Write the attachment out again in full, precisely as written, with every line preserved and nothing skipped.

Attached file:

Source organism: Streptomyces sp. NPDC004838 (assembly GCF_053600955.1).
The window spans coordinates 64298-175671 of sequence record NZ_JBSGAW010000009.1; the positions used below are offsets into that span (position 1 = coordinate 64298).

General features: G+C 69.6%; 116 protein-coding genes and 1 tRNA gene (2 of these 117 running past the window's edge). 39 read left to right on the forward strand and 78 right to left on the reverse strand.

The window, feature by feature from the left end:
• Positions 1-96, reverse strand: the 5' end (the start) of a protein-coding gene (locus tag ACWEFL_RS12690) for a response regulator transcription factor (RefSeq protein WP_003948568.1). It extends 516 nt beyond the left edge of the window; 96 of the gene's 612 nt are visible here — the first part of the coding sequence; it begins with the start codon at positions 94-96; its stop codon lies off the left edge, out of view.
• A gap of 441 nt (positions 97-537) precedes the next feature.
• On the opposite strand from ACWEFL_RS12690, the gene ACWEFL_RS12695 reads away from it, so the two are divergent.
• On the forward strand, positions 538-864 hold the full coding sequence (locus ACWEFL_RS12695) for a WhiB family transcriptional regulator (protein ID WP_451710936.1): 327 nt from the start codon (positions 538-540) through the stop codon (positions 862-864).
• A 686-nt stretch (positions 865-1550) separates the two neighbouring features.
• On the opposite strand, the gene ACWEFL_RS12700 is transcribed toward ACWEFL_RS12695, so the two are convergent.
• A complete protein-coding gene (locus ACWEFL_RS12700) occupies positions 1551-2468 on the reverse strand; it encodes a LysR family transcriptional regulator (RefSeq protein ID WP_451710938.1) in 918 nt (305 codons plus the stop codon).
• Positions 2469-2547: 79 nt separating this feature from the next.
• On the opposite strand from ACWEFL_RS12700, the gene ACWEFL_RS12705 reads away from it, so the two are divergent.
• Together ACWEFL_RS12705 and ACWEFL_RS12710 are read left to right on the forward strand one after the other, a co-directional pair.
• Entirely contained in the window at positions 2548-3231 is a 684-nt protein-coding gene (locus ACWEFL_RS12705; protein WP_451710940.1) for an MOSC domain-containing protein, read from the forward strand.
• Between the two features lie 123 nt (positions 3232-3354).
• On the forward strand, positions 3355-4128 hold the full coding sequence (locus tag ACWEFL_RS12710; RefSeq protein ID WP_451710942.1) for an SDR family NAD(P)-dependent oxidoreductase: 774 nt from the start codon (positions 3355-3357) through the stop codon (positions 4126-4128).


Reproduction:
Source organism: Streptomyces sp. NPDC004838 (assembly GCF_053600955.1).
The window spans coordinates 64298-175671 of sequence record NZ_JBSGAW010000009.1; the positions used below are offsets into that span (position 1 = coordinate 64298).

General features: G+C 69.6%; 116 protein-coding genes and 1 tRNA gene (2 of these 117 running past the window's edge). 39 read left to right on the forward strand and 78 right to left on the reverse strand.

The window, feature by feature from the left end:
• Positions 1-96, reverse strand: the 5' end (the start) of a protein-coding gene (locus tag ACWEFL_RS12690) for a response regulator transcription factor (RefSeq protein WP_003948568.1). It extends 516 nt beyond the left edge of the window; 96 of the gene's 612 nt are visible here — the first part of the coding sequence; it begins with the start codon at positions 94-96; its stop codon lies off the left edge, out of view.
• A gap of 441 nt (positions 97-537) precedes the next feature.
• On the opposite strand from ACWEFL_RS12690, the gene ACWEFL_RS12695 reads away from it, so the two are divergent.
• On the forward strand, positions 538-864 hold the full coding sequence (locus ACWEFL_RS12695) for a WhiB family transcriptional regulator (protein ID WP_451710936.1): 327 nt from the start codon (positions 538-540) through the stop codon (positions 862-864).
• A 686-nt stretch (positions 865-1550) separates the two neighbouring features.
• On the opposite strand, the gene ACWEFL_RS12700 is transcribed toward ACWEFL_RS12695, so the two are convergent.
• A complete protein-coding gene (locus ACWEFL_RS12700) occupies positions 1551-2468 on the reverse strand; it encodes a LysR family transcriptional regulator (RefSeq protein ID WP_451710938.1) in 918 nt (305 codons plus the stop codon).
• Positions 2469-2547: 79 nt separating this feature from the next.
• On the opposite strand from ACWEFL_RS12700, the gene ACWEFL_RS12705 reads away from it, so the two are divergent.
• Together ACWEFL_RS12705 and ACWEFL_RS12710 are read left to right on the forward strand one after the other, a co-directional pair.
• Entirely contained in the window at positions 2548-3231 is a 684-nt protein-coding gene (locus ACWEFL_RS12705; protein WP_451710940.1) for an MOSC domain-containing protein, read from the forward strand.
• Between the two features lie 123 nt (positions 3232-3354).
• On the forward strand, positions 3355-4128 hold the full coding sequence (locus tag ACWEFL_RS12710; RefSeq protein ID WP_451710942.1) for an SDR family NAD(P)-dependent oxidoreductase: 774 nt from the start codon (positions 3355-3357) through the stop codon (positions 4126-4128).